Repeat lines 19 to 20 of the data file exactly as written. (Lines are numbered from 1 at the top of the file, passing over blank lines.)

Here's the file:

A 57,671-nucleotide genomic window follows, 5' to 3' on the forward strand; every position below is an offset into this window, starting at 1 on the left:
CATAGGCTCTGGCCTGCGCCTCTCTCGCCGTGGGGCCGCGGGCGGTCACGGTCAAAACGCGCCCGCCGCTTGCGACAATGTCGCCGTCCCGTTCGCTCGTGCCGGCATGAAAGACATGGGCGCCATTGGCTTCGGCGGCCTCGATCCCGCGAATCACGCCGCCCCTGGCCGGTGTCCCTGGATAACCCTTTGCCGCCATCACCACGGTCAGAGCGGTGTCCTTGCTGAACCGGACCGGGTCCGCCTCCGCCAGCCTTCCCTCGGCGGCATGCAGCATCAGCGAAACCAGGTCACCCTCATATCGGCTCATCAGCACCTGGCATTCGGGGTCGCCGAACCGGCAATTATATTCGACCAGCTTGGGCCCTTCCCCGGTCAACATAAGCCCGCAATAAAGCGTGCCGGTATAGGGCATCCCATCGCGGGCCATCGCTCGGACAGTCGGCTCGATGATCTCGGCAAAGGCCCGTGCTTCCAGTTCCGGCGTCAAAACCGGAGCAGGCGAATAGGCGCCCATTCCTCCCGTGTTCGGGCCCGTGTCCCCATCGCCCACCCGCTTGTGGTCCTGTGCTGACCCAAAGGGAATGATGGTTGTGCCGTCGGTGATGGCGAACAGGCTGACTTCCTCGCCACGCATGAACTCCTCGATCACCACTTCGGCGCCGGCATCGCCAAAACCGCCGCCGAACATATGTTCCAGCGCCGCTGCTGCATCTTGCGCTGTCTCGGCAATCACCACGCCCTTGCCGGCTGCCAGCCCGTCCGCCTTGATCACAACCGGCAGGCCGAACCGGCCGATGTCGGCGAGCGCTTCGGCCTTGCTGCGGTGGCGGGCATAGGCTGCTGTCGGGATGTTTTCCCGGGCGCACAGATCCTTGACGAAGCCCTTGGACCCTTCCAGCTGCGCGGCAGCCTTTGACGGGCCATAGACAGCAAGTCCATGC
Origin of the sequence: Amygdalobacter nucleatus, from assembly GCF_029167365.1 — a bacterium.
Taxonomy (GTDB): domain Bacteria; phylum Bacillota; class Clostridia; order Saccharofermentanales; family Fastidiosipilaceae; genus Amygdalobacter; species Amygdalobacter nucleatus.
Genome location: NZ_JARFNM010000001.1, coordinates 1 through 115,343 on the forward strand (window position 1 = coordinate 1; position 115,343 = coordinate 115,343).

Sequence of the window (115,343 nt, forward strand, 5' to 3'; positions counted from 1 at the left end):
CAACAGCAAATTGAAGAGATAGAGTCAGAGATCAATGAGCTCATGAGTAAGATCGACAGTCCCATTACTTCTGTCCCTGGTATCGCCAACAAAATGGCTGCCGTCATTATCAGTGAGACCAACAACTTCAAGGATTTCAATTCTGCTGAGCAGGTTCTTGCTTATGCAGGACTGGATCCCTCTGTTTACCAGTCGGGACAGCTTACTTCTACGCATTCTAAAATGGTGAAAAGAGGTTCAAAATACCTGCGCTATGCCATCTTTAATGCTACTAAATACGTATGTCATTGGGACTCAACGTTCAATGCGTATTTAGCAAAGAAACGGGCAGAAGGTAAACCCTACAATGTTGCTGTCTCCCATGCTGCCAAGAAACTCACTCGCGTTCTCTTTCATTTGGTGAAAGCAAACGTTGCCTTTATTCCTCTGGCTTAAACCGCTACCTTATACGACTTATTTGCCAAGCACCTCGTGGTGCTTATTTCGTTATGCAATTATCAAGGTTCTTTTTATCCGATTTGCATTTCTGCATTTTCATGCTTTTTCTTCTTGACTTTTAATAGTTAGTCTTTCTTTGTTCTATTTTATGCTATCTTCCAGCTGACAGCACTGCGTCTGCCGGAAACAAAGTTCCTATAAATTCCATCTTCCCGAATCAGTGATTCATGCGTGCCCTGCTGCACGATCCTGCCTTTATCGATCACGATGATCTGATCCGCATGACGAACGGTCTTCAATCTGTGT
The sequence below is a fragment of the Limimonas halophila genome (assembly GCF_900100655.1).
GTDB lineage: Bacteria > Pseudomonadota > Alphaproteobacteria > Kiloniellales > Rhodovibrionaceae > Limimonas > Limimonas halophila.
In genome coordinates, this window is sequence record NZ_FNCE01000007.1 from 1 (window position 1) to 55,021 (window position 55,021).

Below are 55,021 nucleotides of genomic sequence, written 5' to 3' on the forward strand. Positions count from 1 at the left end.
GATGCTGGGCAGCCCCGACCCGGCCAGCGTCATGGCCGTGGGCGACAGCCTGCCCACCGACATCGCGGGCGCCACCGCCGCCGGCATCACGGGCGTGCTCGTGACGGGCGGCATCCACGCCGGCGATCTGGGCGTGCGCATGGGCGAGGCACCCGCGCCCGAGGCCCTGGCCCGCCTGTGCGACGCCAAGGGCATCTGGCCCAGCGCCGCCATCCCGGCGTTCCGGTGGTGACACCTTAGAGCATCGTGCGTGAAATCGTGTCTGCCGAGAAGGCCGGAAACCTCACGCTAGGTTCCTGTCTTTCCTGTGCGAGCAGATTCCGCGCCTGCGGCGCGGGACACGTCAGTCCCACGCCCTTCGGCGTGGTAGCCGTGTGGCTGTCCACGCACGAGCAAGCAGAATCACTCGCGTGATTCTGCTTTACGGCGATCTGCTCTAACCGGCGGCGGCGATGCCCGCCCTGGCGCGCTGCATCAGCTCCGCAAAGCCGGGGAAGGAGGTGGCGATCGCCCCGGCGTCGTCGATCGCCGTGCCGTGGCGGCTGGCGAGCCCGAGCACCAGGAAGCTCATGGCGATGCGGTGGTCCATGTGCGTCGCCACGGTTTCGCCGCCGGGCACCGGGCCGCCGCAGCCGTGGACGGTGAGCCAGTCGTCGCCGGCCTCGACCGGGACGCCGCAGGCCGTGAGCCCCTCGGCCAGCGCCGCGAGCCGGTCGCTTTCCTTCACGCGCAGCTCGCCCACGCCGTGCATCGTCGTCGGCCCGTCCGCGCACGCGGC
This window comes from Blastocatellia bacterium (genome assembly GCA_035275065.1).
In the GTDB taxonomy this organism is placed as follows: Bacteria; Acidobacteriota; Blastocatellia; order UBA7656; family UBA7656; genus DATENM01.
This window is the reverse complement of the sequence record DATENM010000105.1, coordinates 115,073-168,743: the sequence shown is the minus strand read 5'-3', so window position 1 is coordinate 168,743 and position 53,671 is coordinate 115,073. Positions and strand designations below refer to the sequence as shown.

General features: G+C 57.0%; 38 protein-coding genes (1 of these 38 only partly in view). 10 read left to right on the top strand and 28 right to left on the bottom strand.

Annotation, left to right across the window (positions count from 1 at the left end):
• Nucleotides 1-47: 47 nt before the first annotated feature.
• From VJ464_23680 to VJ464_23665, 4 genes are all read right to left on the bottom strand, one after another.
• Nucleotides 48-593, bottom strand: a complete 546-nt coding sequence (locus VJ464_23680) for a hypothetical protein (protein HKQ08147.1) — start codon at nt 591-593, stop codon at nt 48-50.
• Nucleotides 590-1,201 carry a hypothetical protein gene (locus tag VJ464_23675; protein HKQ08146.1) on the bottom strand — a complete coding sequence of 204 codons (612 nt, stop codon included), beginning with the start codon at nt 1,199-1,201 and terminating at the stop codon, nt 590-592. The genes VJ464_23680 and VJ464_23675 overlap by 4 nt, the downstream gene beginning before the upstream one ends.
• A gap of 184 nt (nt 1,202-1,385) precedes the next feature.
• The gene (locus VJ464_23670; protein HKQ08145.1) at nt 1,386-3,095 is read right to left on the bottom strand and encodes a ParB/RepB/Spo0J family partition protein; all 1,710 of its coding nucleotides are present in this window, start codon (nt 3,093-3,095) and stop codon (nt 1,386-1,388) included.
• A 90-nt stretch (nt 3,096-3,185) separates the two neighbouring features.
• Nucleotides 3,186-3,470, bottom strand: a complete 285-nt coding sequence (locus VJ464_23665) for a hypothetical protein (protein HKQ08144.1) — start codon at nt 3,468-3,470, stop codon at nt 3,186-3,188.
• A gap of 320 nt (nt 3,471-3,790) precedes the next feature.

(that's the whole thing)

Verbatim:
• From VJ464_23680 to VJ464_23665, 4 genes are all read right to left on the bottom strand, one after another.
• Nucleotides 48-593, bottom strand: a complete 546-nt coding sequence (locus VJ464_23680) for a hypothetical protein (protein HKQ08147.1) — start codon at nt 591-593, stop codon at nt 48-50.